State Attorney General Eric T. Schneiderman on Friday announced a pilot program to give millions of dollars to help rehabilitate vacant and abandoned properties so they can be used for affordable housing.
Under the initiative, called Neighbors for Neighborhoods, 16 land banks in the state will vie for some of the $4 million in available subsidies.
Nassau County created its land bank in July 2015 but it was unclear Friday how many properties it has obtained.
Suffolk County formed its land bank in 2013 and, according to a spokeswoman, has six properties, three of which have been rehabilitated and are for sale. Another two homes are currently undergoing work and one home was transferred to Habitat for Humanity which demolished the home and is building another on site. All six are affordable housing, but none are rentals.
Under Schneiderman’s program, the land banks can apply to be a part of the program and, if approved, they must give properties to a nonprofit or an individual at little or no cost. The land bank can then submit requests for subsidies on a project-by-project basis.
Those subsidies can be used by the nonprofits or individuals to repair the homes and turn them into “low and moderate income level” rental units.
Funding for the program comes from Schneiderman’s settlements with Citigroup and Bank of America over the bank practices that led to the 2008 housing crash. That settlement netted the state $982 million.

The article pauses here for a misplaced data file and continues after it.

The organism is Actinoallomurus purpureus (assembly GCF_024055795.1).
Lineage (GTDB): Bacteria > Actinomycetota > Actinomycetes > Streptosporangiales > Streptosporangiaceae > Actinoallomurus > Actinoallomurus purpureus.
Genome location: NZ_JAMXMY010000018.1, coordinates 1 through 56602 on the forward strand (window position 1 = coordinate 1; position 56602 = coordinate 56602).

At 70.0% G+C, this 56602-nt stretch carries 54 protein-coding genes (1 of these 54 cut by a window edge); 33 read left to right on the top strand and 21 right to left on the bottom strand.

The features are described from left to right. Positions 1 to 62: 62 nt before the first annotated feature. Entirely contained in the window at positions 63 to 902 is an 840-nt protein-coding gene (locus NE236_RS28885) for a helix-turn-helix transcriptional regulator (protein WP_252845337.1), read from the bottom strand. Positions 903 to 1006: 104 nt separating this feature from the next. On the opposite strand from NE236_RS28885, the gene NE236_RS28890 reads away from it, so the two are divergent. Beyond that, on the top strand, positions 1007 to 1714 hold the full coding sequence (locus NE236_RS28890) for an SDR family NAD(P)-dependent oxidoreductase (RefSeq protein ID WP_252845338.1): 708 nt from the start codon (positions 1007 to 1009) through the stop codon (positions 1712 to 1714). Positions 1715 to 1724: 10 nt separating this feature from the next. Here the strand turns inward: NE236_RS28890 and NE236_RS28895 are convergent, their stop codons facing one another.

In a statement, Schneiderman said the program will help communities “reclaim their neighborhoods from blight” while creating needed affordable housing.
Under federal guidelines, affordable housing rentals are available to families earning less than 80 percent of the Area Median Income, which for Long Island in 2016 is $106,200. According to the Garden City-based Long Island Index, only 20 percent of the housing stock on Long Island is rentals, the lowest among New York City’s surrounding suburbs.
It’s unclear how this program might impact properties on Long Island known as “zombie” homes, houses that have gone into foreclosure and been abandoned by their owners, often falling into disrepair. A report last year by Newsday and News 12 Long Island found that Long Island led the state and ranked among the top 10 regions in the nation in the number of zombie houses.
Land banks usually acquire properties through tax foreclosures, according to a spokesman for Scheniderman. Banks and mortgage companies typically stay current on taxes while zombie homes are in the foreclosure process.
However, land banks can also acquire zombie properties after foreclosure is complete, the spokesman said. New York has one of the lengthiest foreclosure periods in the country, sometimes taking three years or longer.